Q: We recently purchased a home that we had rented back to seller on certain terms (i.e., that the seller would pay our principal, interest, taxes and insurance every day after closing, until the date the seller agreed to move out). The escrow company has the check but is not able to release the check, as the listing agent is asking (the seller) to cut the four days of rent since the seller moved out earlier than what had agreed upon.

We did not agree with this — even though the seller moved out early, we had made our plans according to the contract. Hence, we feel it is only fair that we get the agreed-upon amount. We did pick up the keys on the day the seller moved out and had a walk-through at that time, but we did not move until after the contractually agreed upon date.

This listing agent harassed us during the buying process, so I do not want to let him get away with this one. How do we go about and recover the entire amount? I tried putting pressure on the escrow company, but (company representatives) said it is not in their hands. –Sam, Pleasanton, Calif.

A: I, too, am in the Bay Area, so am very familiar with situations in which the sellers arrange a "rent-back," allowing them to stay in the property after closing. In such instances, the rent the seller pays is equal to the buyer’s prinicipal, interest, taxes and insurance payment, also known as PITI.

For people unfamiliar with PITI rent-backs, it is the norm for the escrow company to simply debit the rent from the seller’s proceeds and credit them to the buyer. However, normally I would have the escrow company simply credit the rent-back funds to the buyer’s side of the cash-to-close equation, so there was no check at issue to be released later on.

The only reason I can think of to hold the funds in escrow after closing would be if there was some mutual agreement that the length of the rent-back and, as a result, the amount of the rent-back funds, might vary. On the flip side, generally, where the contract gives a seller the right to elect how many rent-back days they need, up to a certain number of days, the contract also calls for the seller to make that election and firm up the number of days by the buyer’s contingency expiration date.

I can’t see your contract, but it sounds like in your case there was a "date certain," as we say in contract law, on which the seller was supposed to move out.

If it’s the case that the contract language specified that the rent-back was supposed to extend until a certain date — rather than up to a number of days following closing — it’s possible that you are correct and are entitled to these funds. The fact that you received keys and did a walk-though at the time you did is irrelevant.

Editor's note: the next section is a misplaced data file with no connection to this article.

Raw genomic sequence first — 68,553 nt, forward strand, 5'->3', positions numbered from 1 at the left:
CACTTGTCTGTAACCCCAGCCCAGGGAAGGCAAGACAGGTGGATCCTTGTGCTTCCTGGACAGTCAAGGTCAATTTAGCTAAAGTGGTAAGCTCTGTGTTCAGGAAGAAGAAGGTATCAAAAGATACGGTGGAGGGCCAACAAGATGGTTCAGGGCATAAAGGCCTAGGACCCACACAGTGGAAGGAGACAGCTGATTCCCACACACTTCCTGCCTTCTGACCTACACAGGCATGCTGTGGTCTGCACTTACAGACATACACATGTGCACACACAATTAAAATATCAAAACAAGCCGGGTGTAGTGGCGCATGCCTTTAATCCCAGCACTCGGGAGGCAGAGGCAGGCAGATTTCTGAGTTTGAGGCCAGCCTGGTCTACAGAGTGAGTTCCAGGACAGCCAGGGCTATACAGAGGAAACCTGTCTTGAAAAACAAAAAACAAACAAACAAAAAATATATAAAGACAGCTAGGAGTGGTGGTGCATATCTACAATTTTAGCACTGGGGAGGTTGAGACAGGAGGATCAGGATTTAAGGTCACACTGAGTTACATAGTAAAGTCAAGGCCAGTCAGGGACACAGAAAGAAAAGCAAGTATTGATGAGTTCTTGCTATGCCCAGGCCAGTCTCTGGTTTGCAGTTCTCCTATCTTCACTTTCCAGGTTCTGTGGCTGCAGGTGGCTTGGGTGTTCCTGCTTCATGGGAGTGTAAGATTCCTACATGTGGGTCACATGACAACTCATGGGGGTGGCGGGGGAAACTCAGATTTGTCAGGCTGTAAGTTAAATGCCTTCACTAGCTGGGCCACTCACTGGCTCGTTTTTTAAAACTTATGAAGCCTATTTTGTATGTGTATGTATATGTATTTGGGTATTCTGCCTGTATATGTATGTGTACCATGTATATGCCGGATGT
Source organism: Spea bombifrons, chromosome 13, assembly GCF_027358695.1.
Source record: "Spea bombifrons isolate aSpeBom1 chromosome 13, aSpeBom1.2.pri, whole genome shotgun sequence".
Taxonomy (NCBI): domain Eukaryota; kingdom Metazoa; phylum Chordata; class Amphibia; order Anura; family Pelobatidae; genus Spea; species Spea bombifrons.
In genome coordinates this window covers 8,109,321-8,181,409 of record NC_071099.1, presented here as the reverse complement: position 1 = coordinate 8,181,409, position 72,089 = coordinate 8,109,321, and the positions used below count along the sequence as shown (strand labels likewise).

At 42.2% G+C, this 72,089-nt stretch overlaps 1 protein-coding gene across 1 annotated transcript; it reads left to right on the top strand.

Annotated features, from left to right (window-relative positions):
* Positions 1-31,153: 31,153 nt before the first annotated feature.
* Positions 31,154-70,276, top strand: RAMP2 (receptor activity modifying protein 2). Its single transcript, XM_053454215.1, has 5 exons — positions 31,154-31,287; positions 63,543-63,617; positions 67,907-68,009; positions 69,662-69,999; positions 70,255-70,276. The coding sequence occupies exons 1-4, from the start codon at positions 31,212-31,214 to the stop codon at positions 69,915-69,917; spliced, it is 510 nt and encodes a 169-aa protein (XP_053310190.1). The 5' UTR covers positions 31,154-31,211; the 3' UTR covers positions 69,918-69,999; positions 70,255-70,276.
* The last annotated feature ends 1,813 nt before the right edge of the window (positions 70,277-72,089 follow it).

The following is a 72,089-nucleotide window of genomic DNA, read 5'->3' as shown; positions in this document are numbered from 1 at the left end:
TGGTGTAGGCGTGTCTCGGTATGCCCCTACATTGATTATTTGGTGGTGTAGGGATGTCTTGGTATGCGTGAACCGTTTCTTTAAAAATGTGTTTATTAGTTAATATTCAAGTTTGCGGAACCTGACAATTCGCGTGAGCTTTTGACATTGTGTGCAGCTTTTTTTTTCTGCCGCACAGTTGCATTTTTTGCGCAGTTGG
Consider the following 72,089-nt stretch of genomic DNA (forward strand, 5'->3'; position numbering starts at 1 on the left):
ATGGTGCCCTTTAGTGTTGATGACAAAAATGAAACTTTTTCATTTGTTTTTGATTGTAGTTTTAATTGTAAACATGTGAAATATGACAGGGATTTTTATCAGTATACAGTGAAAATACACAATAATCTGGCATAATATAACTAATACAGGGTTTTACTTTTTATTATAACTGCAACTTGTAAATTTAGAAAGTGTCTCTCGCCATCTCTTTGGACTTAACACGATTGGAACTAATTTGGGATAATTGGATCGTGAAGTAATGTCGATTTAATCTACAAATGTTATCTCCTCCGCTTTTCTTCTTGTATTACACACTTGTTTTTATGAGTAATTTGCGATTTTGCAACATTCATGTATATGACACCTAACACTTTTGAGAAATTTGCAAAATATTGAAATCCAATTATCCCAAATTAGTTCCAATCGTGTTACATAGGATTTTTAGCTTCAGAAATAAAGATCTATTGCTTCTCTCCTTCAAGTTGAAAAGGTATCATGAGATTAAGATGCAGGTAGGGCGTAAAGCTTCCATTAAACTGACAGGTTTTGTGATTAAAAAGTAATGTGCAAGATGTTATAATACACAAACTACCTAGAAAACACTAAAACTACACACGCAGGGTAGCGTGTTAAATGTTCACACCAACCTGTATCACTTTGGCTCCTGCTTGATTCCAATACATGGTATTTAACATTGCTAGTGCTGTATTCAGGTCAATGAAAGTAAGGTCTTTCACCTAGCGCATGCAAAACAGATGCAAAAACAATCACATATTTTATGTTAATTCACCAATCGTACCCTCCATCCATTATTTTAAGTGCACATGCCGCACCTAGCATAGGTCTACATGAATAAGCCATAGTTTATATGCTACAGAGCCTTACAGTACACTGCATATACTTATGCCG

As the home’s owner, you were entitled to verify the property’s condition via a walk-through prior to closing and/or prior to the seller’s move-out (whenever that was), and most contracts entitle the new owner to keys at the time of closing, even when the seller is renting the place back.

Just think about it: most landlords have a copy of the keys, and as the new owner of a home being rented back, you were temporarily the landlord. You are correct that the escrow company cannot legally release those funds without the mutual consent of the agents/parties or a court order.

However, the issue of who’s at fault may not be a very satisfactory line of inquiry to go down — it’s probably a waste of your energy at this point, for a relatively small sum of money, and will only cause you to become more frustrated.

The first thing I’d suggest is that you call the listing agent’s broker or, better yet — have your agent’s broker call the listing agent’s broker and see if you can get some satisfaction (or your funds!) that way.

If that doesn’t work, legally your recourse would be to take the matter to small claims court. However, if you go down that road, make sure you take the value of your time into consideration before you invest any more of it.

If you calculate the small claims court experience, conservatively, as requiring 10 hours, and you value your time, probably very conservatively at $25 per hour, you can see that it would cost you quite a bit to recoup the funds — and would distract you from more enjoyable and more profitable pursuits, to boot!

For example, if you had to take four hours off of work, you can tally that up into the costs for you to pursue it.

As you move forward with this matter, take care not to allow a negative relationship with that agent and some sense of righteous indignation or one-upmanship stop you from experiencing the joy of your new home and end up costing you more than its worth, in the process.

You just bought a home at one of the best times ever to buy! Four days of PITI is just not worth the emotional logjam. Instead, celebrate your good decision-making and fabulous timing!

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